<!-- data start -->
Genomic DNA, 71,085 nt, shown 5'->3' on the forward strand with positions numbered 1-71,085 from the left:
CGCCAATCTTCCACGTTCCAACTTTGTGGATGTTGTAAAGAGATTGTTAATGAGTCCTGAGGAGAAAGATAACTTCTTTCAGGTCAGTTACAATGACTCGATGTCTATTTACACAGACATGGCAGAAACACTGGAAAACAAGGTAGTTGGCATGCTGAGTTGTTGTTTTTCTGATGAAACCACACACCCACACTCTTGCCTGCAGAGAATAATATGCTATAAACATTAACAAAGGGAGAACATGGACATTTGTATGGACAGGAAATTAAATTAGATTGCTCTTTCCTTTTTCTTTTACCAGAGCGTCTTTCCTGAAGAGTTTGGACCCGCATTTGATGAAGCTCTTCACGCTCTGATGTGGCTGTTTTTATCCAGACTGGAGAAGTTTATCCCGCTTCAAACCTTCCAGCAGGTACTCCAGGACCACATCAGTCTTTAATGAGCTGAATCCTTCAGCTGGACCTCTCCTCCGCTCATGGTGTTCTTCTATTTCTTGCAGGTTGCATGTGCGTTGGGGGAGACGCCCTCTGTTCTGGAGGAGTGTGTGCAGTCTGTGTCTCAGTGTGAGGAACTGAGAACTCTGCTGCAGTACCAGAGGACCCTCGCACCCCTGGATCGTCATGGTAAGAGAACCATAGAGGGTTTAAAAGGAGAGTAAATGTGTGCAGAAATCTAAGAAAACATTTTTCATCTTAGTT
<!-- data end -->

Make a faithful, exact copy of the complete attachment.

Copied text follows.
Genomic DNA, 71,085 nt, shown 5'->3' on the forward strand with positions numbered 1-71,085 from the left:
CGCCAATCTTCCACGTTCCAACTTTGTGGATGTTGTAAAGAGATTGTTAATGAGTCCTGAGGAGAAAGATAACTTCTTTCAGGTCAGTTACAATGACTCGATGTCTATTTACACAGACATGGCAGAAACACTGGAAAACAAGGTAGTTGGCATGCTGAGTTGTTGTTTTTCTGATGAAACCACACACCCACACTCTTGCCTGCAGAGAATAATATGCTATAAACATTAACAAAGGGAGAACATGGACATTTGTATGGACAGGAAATTAAATTAGATTGCTCTTTCCTTTTTCTTTTACCAGAGCGTCTTTCCTGAAGAGTTTGGACCCGCATTTGATGAAGCTCTTCACGCTCTGATGTGGCTGTTTTTATCCAGACTGGAGAAGTTTATCCCGCTTCAAACCTTCCAGCAGGTACTCCAGGACCACATCAGTCTTTAATGAGCTGAATCCTTCAGCTGGACCTCTCCTCCGCTCATGGTGTTCTTCTATTTCTTGCAGGTTGCATGTGCGTTGGGGGAGACGCCCTCTGTTCTGGAGGAGTGTGTGCAGTCTGTGTCTCAGTGTGAGGAACTGAGAACTCTGCTGCAGTACCAGAGGACCCTCGCACCCCTGGATCGTCATGGTAAGAGAACCATAGAGGGTTTAAAAGGAGAGTAAATGTGTGCAGAAATCTAAGAAAACATTTTTCATCTTAGTT